We must observe the warning and statement of Paul: “But evil men and impostors will grow worse and worse, deceiving and being deceived. But you must continue in the things which you have learned and been assured of, knowing from whom you have learned them, and that from childhood you have known the Holy Scriptures, which are able to make you wise for salvation through faith which is in Christ Jesus. All Scripture is given by inspiration of God, and is profitable for doctrine, for reproof, for correction, for instruction in righteousness, that the man of God may be complete, thoroughly equipped for every good work” (2 Timothy 2:13-17).

Beware of mystic Bible study

In connection with ‘Contemplative Spirituality’ a subjective approach to Bible study is often advocated. After reading a passage, the mystic waits and ‘opens his heart' to hear what God wants to tell him about that passage. This is promoted as being ‘God-centered Bible study’ but it is actually ‘man centered’. Certainly it is good to consider what a passage means and how it ought to be applied in one’s life. But God speaks in and through the Scriptures, not separately afterwards! If it is not in the Scriptures, it is not from God. If you long for something more than the Scriptures, you are opening up your heart, not to God, but to your own imaginations and even to satanic influences.

This approach is called ‘Transformative Bible Study’. This is how Rhonda Lowry (wife of the president of Lipscomb University) says she prepares for such study, as reported by John Mark Hicks in his blog of July 8, 2008:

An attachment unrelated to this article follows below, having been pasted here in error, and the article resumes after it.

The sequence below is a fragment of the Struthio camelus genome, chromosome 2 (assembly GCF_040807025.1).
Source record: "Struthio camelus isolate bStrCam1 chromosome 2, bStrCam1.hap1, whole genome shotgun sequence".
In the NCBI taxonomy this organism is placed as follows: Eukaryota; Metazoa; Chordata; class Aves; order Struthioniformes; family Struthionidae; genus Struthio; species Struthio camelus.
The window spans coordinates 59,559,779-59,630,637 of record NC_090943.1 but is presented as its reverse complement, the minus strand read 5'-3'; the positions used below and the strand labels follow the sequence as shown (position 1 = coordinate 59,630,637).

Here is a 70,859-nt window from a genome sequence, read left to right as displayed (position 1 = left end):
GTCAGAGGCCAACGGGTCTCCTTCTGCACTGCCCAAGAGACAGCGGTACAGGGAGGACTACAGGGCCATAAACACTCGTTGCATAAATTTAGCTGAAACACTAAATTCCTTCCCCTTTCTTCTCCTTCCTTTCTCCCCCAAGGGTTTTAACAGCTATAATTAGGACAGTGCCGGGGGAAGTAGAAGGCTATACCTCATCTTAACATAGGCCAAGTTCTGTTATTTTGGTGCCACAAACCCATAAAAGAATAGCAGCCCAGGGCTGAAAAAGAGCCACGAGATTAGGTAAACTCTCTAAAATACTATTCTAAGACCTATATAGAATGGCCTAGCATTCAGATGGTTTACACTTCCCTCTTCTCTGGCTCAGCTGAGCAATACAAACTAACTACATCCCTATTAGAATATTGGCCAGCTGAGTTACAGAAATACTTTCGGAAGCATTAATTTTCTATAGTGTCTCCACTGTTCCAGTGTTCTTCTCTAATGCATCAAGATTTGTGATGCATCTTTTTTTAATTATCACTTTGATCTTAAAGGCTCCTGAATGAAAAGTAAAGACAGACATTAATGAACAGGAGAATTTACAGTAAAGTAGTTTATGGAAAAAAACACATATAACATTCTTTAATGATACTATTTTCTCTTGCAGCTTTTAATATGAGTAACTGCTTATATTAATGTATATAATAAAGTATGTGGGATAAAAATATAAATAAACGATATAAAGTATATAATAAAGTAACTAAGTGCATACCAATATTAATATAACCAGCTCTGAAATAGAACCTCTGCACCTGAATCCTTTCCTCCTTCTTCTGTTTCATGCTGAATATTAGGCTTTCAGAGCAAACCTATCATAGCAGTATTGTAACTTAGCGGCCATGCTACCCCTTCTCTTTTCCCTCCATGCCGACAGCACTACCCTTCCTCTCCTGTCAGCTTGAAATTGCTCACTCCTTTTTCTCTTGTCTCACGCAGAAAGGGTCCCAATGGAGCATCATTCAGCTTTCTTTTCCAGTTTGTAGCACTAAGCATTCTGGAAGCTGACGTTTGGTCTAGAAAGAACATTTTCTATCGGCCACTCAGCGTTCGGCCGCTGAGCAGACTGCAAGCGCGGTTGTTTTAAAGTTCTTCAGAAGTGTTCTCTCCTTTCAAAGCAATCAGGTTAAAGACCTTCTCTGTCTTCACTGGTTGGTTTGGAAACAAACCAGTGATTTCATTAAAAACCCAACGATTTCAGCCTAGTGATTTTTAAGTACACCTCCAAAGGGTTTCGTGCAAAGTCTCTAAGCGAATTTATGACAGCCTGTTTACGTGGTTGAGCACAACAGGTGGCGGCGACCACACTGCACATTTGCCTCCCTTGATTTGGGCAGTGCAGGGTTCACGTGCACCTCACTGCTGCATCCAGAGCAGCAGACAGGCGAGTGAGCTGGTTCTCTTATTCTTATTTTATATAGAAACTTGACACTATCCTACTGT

“Before we can read Scripture transformatively, we must settle ourselves. We must rid ourselves of the busy-ness of life, focus on the task at hand, and seek God.
“I seek this with some meditative breathing exercises and prayer. To encounter God in the present, we need to be ‘in’ the present (rather than letting our mind wander back to the past or planning the future). I find the easiest way to do this for me is to pray the ‘Jesus prayer’ with rhythmic breathing. As I inhale I address Jesus with these words ‘Lord Jesus Christ, Son of God,’ and as I exhale I pray ‘have mercy on me, a sinner.’ I do this repeatedly until calm enters my soul, everything else is excluded from my consciousness, and I sense some focus on God’s comforting presence. It is an experience of calm. This prepares me to hear the text.”

Where in the holy Scriptures, which equip the man of God completely for every good work (2 Timothy 3:17), are we instructed to prepare for prayer or Bible study by means of breathing exercises?

Mysticism downplays doctrine